But such is the low ebb of the hardline countries - principally Syria, Algeria, Libya and South Yemen and including the PLO - that they can ill afford to allow Jordan to join the Camp Davie peace negotiations without risking collapse.
At the conference in Damascus, the participants were faced with the knowledge that war - now that Egypt has signalled its willingness to make peace - is out of the question for the time being. Furthermore, Syrian President Hafez Assad has no intention of giving in to his more radical friends' demands for an alliance with the Soviets to counterbalance what they perceive to be the American-Egyptian-Israeli axis.
At best, the Damascus conference is expected to agree on yet another of the Arab world's unified political-military commands which have produced little in the past. Also under active consideration is dispatching Assad to visits to signal he is out of sorts with the Americans although unwilling to Moscow on yet another of his periodic break the relationship nurtured with Washington since 1973.
Algeria and especially Libya, the two oil-rich hardline states, were reported willing finance both Syria and th PLO, but in the past 10 months since the first hardline summit meeting called to stop Egyptian President Anwar Sadat's go-it-alone diplomacy, such promises have been honored in the breach.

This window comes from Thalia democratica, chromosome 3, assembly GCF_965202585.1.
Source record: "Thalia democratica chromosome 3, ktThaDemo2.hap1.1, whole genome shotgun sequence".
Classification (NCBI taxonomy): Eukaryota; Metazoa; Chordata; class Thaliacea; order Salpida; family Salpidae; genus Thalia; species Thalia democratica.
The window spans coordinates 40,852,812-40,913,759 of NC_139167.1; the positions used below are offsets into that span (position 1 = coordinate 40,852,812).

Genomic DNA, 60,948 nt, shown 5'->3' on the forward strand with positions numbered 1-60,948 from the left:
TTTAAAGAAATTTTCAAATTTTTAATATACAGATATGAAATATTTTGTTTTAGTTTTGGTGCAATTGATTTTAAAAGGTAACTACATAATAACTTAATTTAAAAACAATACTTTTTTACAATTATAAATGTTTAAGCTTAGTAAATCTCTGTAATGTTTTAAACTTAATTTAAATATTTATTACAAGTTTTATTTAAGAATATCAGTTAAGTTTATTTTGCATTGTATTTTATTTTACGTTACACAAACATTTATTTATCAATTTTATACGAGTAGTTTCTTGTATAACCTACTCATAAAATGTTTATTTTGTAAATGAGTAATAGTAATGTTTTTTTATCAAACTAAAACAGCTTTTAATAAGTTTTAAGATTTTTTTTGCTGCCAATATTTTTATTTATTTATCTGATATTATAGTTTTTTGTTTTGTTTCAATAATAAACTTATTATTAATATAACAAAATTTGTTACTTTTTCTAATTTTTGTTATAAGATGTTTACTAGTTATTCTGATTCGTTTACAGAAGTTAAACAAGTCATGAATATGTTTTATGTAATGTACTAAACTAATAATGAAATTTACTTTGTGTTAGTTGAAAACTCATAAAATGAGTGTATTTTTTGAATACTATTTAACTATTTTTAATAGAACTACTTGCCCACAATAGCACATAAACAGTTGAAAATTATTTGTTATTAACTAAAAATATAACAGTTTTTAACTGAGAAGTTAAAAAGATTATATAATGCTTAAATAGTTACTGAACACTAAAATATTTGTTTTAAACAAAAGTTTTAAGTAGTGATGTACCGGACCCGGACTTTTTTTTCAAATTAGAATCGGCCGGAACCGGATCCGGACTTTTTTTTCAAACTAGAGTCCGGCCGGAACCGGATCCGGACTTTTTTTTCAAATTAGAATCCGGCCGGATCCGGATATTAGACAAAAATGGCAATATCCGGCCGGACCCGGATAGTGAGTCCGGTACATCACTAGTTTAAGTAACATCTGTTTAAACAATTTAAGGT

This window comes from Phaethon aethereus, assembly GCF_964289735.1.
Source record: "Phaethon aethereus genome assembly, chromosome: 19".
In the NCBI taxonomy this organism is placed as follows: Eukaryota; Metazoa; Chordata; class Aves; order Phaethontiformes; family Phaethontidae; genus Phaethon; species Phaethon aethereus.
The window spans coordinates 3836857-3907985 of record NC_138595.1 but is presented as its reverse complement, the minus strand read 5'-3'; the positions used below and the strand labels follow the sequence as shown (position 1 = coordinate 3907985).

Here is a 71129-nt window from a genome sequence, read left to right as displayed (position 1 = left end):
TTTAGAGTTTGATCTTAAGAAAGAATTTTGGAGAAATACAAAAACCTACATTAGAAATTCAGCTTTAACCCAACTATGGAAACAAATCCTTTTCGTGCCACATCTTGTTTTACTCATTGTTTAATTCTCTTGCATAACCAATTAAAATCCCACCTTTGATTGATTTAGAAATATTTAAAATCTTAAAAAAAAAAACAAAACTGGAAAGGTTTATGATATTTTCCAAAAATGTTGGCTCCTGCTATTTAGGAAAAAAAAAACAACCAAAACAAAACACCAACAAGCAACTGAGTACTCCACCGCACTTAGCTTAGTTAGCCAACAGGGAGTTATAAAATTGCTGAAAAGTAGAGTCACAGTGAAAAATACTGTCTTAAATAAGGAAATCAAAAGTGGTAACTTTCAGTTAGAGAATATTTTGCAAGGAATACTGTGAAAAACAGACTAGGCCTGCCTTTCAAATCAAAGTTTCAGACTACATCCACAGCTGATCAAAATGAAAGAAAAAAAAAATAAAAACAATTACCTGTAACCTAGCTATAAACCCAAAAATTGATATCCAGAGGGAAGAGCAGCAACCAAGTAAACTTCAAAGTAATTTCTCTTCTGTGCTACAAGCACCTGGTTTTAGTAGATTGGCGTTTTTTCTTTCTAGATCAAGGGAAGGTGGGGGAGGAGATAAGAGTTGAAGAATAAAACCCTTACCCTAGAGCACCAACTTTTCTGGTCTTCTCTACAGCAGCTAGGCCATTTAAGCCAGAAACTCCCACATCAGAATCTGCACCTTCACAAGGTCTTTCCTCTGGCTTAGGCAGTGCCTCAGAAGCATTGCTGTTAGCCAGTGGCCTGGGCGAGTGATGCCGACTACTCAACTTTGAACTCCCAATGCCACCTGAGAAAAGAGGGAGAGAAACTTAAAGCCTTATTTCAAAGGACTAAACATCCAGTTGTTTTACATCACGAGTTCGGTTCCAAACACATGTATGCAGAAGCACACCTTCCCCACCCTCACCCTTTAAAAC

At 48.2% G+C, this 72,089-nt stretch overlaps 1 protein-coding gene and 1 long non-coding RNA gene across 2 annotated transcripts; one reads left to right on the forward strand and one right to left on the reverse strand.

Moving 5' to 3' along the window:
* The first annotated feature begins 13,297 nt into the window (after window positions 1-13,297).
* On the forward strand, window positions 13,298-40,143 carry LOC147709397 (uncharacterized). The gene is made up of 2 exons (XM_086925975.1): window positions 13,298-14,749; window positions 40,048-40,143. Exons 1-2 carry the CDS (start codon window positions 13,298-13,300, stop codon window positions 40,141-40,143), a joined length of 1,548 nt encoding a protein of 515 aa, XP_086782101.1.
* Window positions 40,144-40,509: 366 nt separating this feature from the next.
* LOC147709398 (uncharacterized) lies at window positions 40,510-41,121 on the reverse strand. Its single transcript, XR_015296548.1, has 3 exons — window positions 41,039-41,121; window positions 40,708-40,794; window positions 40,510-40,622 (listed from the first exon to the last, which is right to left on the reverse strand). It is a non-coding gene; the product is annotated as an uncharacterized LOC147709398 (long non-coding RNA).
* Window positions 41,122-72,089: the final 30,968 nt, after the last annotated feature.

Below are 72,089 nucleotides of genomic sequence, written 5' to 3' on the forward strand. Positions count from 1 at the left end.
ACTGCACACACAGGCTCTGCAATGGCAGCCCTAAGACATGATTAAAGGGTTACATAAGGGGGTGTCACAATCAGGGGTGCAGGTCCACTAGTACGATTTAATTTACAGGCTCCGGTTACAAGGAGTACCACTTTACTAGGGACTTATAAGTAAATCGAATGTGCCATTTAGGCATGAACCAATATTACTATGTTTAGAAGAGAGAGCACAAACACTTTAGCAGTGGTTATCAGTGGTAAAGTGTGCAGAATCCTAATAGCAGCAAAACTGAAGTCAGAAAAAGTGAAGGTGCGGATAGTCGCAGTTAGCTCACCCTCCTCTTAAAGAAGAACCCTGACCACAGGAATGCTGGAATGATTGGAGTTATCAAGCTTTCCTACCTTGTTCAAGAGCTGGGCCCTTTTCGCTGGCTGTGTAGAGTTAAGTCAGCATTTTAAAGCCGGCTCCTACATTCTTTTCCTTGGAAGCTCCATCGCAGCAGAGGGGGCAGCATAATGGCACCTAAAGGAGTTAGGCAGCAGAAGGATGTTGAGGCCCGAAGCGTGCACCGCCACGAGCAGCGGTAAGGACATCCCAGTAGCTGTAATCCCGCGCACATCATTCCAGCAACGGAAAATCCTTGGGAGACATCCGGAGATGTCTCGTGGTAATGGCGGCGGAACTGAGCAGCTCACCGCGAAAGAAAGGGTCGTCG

[TEXT OMITTED FROM SOURCE] Arab lands and Palestinians were granted the right to create their own state.
Brezhnev also accused "influencial circles" in the United States of seeking to provoke Moscow into taking steps that would worsen relations between the two powers.
He charged the United States with "flagrant violations" of the letter and spirit of the 1975 Helsinki European security accord in launching "a loud propaganda campaign" over recent trials of Soviet dissenters.
The speech was the first top-level Soviet response to the Camp David accords.
Brezhnev broke no new ground however, following closely the lines of comment in the Moscow press and describing the agreements as "a fresh anti-Arab deal" that ignores the basic conditions for a real Middle East peace.